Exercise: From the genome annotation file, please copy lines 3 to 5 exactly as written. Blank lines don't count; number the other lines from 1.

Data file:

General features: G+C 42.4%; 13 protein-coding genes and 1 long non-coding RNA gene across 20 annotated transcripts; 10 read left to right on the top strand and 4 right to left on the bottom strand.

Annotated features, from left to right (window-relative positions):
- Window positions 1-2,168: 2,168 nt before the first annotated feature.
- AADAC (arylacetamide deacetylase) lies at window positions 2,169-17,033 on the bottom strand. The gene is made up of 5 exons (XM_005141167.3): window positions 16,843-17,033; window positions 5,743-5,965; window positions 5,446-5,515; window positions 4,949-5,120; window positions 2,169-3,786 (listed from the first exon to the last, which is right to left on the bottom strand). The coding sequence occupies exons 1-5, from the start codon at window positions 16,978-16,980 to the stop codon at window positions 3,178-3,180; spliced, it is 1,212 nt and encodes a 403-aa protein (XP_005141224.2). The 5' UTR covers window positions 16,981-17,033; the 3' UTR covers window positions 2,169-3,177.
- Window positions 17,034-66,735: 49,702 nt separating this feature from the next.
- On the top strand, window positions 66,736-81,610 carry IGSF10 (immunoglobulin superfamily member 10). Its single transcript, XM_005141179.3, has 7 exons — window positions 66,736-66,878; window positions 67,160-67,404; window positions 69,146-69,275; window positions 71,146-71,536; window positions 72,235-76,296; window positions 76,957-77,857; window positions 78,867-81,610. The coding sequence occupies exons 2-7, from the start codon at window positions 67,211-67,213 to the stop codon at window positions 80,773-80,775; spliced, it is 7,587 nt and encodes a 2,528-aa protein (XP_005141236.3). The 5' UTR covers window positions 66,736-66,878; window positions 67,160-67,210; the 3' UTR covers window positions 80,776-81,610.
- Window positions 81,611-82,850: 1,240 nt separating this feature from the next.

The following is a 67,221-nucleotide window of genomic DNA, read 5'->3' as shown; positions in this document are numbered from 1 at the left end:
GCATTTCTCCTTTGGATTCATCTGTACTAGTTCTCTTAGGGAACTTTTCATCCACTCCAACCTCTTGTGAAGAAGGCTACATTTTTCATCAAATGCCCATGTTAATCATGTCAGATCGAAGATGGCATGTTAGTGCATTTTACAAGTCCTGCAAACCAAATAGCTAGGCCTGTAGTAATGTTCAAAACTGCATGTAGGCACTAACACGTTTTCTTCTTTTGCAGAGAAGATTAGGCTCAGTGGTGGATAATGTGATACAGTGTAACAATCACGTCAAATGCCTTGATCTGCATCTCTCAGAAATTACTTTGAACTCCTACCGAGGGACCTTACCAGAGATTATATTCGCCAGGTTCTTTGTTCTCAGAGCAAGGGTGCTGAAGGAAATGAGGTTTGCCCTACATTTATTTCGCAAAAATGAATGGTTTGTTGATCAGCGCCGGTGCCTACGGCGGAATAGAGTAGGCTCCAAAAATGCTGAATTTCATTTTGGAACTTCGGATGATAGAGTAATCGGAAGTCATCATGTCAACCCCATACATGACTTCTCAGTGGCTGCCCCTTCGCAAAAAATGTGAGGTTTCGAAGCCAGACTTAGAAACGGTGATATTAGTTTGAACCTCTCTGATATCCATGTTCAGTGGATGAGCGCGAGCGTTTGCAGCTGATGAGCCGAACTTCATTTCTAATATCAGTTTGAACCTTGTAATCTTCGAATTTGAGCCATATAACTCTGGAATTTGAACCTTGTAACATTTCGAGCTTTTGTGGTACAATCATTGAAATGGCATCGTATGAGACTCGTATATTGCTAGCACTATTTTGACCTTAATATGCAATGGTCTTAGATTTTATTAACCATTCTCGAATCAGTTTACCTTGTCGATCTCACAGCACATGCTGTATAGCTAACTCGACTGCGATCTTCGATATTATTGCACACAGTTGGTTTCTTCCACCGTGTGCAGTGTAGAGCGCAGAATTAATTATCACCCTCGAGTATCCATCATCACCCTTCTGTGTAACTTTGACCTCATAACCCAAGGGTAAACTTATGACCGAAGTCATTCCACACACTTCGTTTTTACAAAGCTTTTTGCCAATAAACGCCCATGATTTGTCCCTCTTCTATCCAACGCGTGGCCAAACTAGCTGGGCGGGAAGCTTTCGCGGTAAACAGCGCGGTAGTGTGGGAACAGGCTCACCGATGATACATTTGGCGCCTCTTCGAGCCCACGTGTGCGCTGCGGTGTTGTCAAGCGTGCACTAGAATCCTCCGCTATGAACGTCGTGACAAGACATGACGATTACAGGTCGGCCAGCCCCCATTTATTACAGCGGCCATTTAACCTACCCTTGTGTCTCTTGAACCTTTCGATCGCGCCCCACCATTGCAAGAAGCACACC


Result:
- Window positions 1-2,168: 2,168 nt before the first annotated feature.
- AADAC (arylacetamide deacetylase) lies at window positions 2,169-17,033 on the bottom strand. The gene is made up of 5 exons (XM_005141167.3): window positions 16,843-17,033; window positions 5,743-5,965; window positions 5,446-5,515; window positions 4,949-5,120; window positions 2,169-3,786 (listed from the first exon to the last, which is right to left on the bottom strand). The coding sequence occupies exons 1-5, from the start codon at window positions 16,978-16,980 to the stop codon at window positions 3,178-3,180; spliced, it is 1,212 nt and encodes a 403-aa protein (XP_005141224.2). The 5' UTR covers window positions 16,981-17,033; the 3' UTR covers window positions 2,169-3,177.
- Window positions 17,034-66,735: 49,702 nt separating this feature from the next.